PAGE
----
which can have no sort of resemblance or afTo us, we will confess, it does not seem of finity to the qualities of matter, has asserted very great consequence to determine whether it as a fact admitting of no dispute, but recog. there be any room for a distinction between nised by every human creature, that these the primary and secondary qualities of matter; sensations necessarily suggest to us the notion for though we are rather inclined to hold that of certain external existences, endowed with Dr. Reid's observations have established its particular definable qualities; and that these possibility, we cannot help saying, that it is a perceptions, by which our sensations are acdistinction which does not touch at all upon companied, are easily and clearly distinguishthe fundamental question, as to the evidence able from the sensations themselves, and which we have, by our senses, for the exist- cannot be confounded with them, without the ence of a material world. Dr. Reid and his most wilful perversity. Perception, again, he followers contend as strenuously for the real holds, necessarily implies the existence of the existence of those material qualities which objecí perceived'; and the reality of a material produce in us the sensations of heat, or of world is thus as clearly deduced from the colour, as of those which give us intimations exercise of this faculty, as the reality of our of solidity, figure, or extension. We know a own existence can be from our consciousness, little more, indeed, according to them, about or other sensations. It appears, therefore, the one sort of qualities than the other; but that there are two questions to be considered the evidence we have for their existence is in determining on the merits of this controexactly the same in both cases; nor is it more versy. First, whether there be any room for a law of our nature, that the sensation of re- a distinction between sensation and percepsistance should suggest to us the definable tion; and, secondly, if we shall allow such a quality of solidity in an external object, than distinction, whether perception does necesthat the sensation of heat should suggest to sarily imply the real and external existence us, that quality in an external object, which of the objects perceived. we cannot define otherwise than as the external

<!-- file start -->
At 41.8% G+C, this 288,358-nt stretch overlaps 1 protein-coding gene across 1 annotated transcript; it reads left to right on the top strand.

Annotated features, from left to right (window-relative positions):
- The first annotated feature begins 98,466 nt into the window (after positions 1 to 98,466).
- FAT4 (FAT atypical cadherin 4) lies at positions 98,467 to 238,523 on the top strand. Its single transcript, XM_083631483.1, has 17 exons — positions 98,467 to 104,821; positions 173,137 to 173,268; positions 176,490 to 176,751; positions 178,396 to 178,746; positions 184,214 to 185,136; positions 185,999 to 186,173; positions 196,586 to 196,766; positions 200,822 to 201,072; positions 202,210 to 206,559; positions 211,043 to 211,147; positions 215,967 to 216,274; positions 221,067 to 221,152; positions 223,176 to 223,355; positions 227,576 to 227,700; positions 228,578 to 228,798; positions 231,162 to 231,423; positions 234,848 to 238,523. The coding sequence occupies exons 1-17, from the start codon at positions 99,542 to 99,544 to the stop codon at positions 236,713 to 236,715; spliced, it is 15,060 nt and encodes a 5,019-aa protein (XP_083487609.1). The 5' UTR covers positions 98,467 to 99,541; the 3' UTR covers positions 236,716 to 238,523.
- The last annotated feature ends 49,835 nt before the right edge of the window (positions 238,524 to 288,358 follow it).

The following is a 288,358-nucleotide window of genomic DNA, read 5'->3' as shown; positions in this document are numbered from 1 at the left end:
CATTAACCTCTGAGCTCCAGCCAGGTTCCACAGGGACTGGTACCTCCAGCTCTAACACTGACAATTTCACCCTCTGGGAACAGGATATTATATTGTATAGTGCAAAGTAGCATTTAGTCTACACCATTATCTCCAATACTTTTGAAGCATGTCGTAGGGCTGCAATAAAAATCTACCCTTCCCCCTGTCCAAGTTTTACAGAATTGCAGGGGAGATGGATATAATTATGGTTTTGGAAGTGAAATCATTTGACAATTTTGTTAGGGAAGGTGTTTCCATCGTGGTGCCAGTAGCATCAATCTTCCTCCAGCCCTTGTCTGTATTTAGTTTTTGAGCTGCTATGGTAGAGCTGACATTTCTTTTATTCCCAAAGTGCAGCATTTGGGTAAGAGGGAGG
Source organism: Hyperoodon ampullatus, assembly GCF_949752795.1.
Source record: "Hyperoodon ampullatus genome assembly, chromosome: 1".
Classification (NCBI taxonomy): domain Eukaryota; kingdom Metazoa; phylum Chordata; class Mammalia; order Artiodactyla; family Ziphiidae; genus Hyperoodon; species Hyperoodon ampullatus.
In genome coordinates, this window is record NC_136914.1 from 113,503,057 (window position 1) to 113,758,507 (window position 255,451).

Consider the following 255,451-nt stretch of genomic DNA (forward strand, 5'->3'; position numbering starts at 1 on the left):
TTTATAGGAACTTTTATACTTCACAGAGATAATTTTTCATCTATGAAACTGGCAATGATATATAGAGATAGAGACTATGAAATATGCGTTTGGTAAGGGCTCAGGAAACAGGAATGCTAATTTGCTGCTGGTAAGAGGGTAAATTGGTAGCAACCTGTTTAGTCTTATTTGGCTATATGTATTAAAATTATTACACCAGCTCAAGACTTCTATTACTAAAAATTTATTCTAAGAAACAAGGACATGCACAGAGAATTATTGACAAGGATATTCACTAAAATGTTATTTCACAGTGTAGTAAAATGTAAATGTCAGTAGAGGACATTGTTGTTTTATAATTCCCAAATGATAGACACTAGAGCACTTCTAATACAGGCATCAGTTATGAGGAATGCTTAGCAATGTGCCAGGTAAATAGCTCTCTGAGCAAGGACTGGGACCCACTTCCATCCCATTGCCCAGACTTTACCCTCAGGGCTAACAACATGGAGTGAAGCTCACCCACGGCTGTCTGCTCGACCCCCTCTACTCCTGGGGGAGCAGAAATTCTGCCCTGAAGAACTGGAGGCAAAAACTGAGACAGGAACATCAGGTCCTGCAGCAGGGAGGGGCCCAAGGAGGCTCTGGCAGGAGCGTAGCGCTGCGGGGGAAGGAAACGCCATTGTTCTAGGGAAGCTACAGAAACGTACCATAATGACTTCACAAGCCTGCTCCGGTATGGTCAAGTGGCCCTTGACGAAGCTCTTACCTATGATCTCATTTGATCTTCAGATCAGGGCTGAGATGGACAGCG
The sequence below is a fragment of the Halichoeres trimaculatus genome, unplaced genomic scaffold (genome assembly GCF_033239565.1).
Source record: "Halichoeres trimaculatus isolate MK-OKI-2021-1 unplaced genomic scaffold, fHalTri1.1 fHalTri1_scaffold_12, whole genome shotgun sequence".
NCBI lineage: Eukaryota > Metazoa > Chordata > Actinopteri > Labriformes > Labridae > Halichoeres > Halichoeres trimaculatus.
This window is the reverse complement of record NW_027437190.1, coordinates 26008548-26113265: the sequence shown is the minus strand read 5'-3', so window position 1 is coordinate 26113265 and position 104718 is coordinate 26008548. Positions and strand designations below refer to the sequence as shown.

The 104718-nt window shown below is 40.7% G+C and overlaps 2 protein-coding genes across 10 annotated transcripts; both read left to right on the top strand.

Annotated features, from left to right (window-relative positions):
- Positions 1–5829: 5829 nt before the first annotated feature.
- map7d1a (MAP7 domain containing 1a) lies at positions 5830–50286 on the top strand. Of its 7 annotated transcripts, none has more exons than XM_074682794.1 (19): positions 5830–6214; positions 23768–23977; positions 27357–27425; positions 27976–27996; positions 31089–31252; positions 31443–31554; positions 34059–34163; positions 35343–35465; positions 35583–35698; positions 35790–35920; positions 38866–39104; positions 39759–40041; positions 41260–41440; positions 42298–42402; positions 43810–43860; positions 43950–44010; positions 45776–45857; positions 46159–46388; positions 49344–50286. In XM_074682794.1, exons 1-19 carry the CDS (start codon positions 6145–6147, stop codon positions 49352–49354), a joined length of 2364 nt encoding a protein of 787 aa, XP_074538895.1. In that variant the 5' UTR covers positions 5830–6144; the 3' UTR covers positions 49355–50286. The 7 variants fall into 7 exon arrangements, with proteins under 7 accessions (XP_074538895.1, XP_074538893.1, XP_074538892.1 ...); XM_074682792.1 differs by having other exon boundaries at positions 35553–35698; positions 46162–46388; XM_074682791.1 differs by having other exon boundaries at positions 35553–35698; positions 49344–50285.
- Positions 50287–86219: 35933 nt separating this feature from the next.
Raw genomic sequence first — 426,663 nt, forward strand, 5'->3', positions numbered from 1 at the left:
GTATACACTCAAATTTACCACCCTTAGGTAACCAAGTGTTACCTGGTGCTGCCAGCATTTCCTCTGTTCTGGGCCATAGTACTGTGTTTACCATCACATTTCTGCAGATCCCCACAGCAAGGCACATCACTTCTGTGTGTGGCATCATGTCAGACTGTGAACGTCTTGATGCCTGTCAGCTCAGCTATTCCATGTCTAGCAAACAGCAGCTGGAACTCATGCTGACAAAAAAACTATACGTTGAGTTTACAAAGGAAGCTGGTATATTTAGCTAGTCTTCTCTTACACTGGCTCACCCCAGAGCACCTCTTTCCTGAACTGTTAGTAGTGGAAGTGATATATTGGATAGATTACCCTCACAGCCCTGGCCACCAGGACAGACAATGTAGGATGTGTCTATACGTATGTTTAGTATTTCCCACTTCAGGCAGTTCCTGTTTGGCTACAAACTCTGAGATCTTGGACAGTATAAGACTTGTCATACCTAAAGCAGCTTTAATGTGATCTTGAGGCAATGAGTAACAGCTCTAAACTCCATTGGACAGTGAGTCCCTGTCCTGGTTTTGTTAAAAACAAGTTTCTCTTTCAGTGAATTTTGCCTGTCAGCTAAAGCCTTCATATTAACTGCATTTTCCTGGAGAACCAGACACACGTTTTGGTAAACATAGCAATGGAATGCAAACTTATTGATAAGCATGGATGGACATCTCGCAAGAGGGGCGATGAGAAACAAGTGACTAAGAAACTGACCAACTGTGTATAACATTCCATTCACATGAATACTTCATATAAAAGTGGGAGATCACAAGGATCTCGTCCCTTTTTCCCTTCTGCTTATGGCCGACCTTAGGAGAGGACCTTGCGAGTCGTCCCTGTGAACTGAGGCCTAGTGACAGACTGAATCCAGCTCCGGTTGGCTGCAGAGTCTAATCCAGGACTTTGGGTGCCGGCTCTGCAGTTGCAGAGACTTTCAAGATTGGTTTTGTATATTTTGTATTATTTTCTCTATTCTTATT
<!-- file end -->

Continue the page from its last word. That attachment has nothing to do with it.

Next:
If by perception, indeed, we understand, as cause of this sensation.

Dr. Reid appears to have done, the immediate Mr. Drummond, we think, has not attended and positive discovery of external existences, sufficiently to this part of his antagonist's po- it is evident that the mere assumption of this sition; and after assuming, somewhat too pre- faculty puts an end to the whole question ;

since it necessarily takes those existences for For the reasons stated in the note prefixed to granted, and, upon that hypothesis, defines this division of the book, I refrain from reprinting the faculty in question to be that by which the greater part of this review; and give only that we discover their qualities. This, however, part of it which is connected with the speculations it is plain, is not reasoning, but assertion ; and in the preceding articles, and bears upon the ques. it is not the mere assertion of a fact, which tion of the existence of an external world, and the faith to be given to the intimations of our senses, in these subjects is the whole perhaps of our and other internal convictions.

legitimate philosophy, but of something which 63

2 R 2

may or may not be inferred from the fact, ac- asmuch as there is a distinction between our cording to the views of the inquirer. The feelings of pain, resistance, &c., and our coninquiry is an inquiry into the functions and ceplion and belief of real external existences: operations of mind; and all that can possibly But they differ merely as one affection of be stated as fact on such an occasion, must re- mind may differ from another; and it is plainly late to the state and affections of mind only; unwarrantable to assume the real existence But to assume the existence of a material of external objects as a part of the statement world, in order afterwards to define one func- of a purely intellectual phenomenon. After tion of mind to be that by which it discovers allowing the reality of this distinetion, there material qualities, is evidently blending hy- is still room therefore for considering the pothesis in the statement, and prejudging the second question to which we alluded in the controversy by assumption. The fact itself, outset, viz. Whether perception does neceswe really conceive not to be liable to any kind sarily imply the existence of external obof doubt or dispute; and yet the statement of jects. it, obvious as it is, seems calculated to retrench Upon this subject, we entertain an opinion a good deal from each of the opposite asser- which will not give satisfaction, we are afraid, tions. The fact, if we be not greatly mis- to either of the contending parties. We think taken, is confessedly as follows.